The Venture SpotLight turns to Rebecca Lovell today, with the first installment of our interview with her. Among the many hats she wears, Rebecca is the Chief Business Officer of GeekWire, the tech news site based in Seattle. In that role, she oversees advertising, sponsorship, planning GeekWire events and generally helping GeekWire connect with the Pacific Northwest technology community. Some the other roles Rebecca fills: mentor for TechStars and The Founder Institute; community advisor to Startup Weekend; professor of a class on venture capital investing at the University of Washington Foster School of Business; board member of the Northwest Entrepreneur Network; classically trained flutist; self-described “karaoke junkie”; National Merit Scholar; valedictorian of Garfield High School; and former mathlete (ask her about having 75 students create a human mobius strip).
What are the best and worst aspects of your job at GeekWire?
Best: I get to work with smart, motivated, passionate geeks and meet with them every day. I love evangelizing our mission – putting our region on the global map of innovation, where it belongs. Shining a light on innovation wherever it happens. Celebrating and supporting geekdom.
Worst: I am not a patient woman. I can see where our business can go 6, 12, 18 months from now and can’t wait for rolling out some amazing stuff that I could tell you about, but would have to kill you. Ordering is important and I don’t want to screw it up. Along those lines, there’s a lot of behind-the-scenes, keeping-the-lights on stuff that is the prelude to greatness.
What advice would you give to someone applying for a job at a startup? Embrace uncertainty. You may be applying for a specific job but you will need to be a generalist – a real team player. That provides huge opportunity but is a big responsibility – you’ve got to call for the ball. If you see a problem, present a solution, or just fix it. You’ve got to be nimble and move at the speed of startups.
Is there a woman working in technology who particularly impresses you? Katie Thompson from Trilogy; Maria Zhang of Zillow, MSN and now Location Genome; Christina Lomasney of Modumetal. How much space do you have?
What are your thoughts about how to recruit/retain more women working in technology careers? I’ve talked to all these young guys in my class (most of my students are men) and they’ll say “If Zuckerberg can do it, I can do it.” You need more women Zuckerberg types out there, but you also need incremental role models. If Zuckerberg is point Z in this path, we need to be able to connect the dots leading to that. If I can get out there and be at events and meet young women, they can have somebody who’s in the community giving them the feeling of “if that person can do it, I can too.”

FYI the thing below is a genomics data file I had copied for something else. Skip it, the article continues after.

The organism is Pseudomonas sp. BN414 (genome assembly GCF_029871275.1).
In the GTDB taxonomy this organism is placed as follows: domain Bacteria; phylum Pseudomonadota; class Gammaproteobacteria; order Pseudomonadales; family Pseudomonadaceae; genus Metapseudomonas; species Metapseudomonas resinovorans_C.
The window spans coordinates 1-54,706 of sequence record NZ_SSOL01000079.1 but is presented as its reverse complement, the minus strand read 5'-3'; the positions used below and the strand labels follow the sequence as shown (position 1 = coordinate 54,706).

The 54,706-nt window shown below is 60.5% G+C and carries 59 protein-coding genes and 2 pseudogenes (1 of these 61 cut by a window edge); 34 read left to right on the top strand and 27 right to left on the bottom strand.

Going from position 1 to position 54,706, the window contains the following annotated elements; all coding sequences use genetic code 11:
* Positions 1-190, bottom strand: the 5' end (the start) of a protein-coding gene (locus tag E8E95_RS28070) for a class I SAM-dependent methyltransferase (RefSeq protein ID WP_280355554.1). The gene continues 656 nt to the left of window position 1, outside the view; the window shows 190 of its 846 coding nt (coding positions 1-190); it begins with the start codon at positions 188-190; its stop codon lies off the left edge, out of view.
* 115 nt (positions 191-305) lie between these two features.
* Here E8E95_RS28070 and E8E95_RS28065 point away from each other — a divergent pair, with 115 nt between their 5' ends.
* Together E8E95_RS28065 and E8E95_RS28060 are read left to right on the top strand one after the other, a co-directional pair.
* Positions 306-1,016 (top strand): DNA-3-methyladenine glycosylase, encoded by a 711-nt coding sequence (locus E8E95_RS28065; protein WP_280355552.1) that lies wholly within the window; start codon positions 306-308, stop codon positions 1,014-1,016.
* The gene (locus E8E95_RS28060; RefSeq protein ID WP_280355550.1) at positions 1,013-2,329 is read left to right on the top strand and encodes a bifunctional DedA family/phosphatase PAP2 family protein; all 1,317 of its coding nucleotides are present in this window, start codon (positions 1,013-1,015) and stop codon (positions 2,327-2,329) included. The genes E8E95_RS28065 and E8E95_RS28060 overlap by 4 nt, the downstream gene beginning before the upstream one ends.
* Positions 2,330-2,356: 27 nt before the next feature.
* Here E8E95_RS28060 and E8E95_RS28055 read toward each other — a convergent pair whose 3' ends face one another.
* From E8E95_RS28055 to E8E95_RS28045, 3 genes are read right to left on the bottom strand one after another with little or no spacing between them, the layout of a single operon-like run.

Just about anyone can be one of those incremental, role model types. You need twenty more and you need the Susan Sigls, who has been in technology and co-founded SeaPoint Ventures, and you need the Maria Zhangs who is a technical genius and built the back end of Zillow and did some great things at MSN. We need more of those examples in their twenties and thirties and forties and fifties so young women have role models. And have people that they can hang out with at events too.
You need a little bit of critical mass. It can be tough to show up and be one of two women at a hundred-person event. Let’s make that five and let’s turn that five into ten and twenty. This might not sound like much, but I was delighted that a third of the attendees at our GeekWire launch party were women. For a tech event, I’m really proud of that. It’s not where we need to be, but it’s a start. And you start by having women in visible positions. Jenni Hogan was our featured golfing celebrity. She happens to be a traffic reporter but she’s also starting a website and a viable business called Mission Hot Mama and so we need more of those examples out there, bringing young women along and keeping them around.
What advice would you give entrepreneurs trying to build a strong team? Other than the “hire slow, fire fast” mantra (a quote from my boss during my executive search days), I would say hire for human qualities, not (just) experience. If you hire someone strictly based on what they have done, that could be all they’ll ever do. Focus on cultural fit and aptitude. Smart, passionate people will get the job done! There’s no substitute for brilliant coders, obviously – so I’m talking more about utility players or business folks here.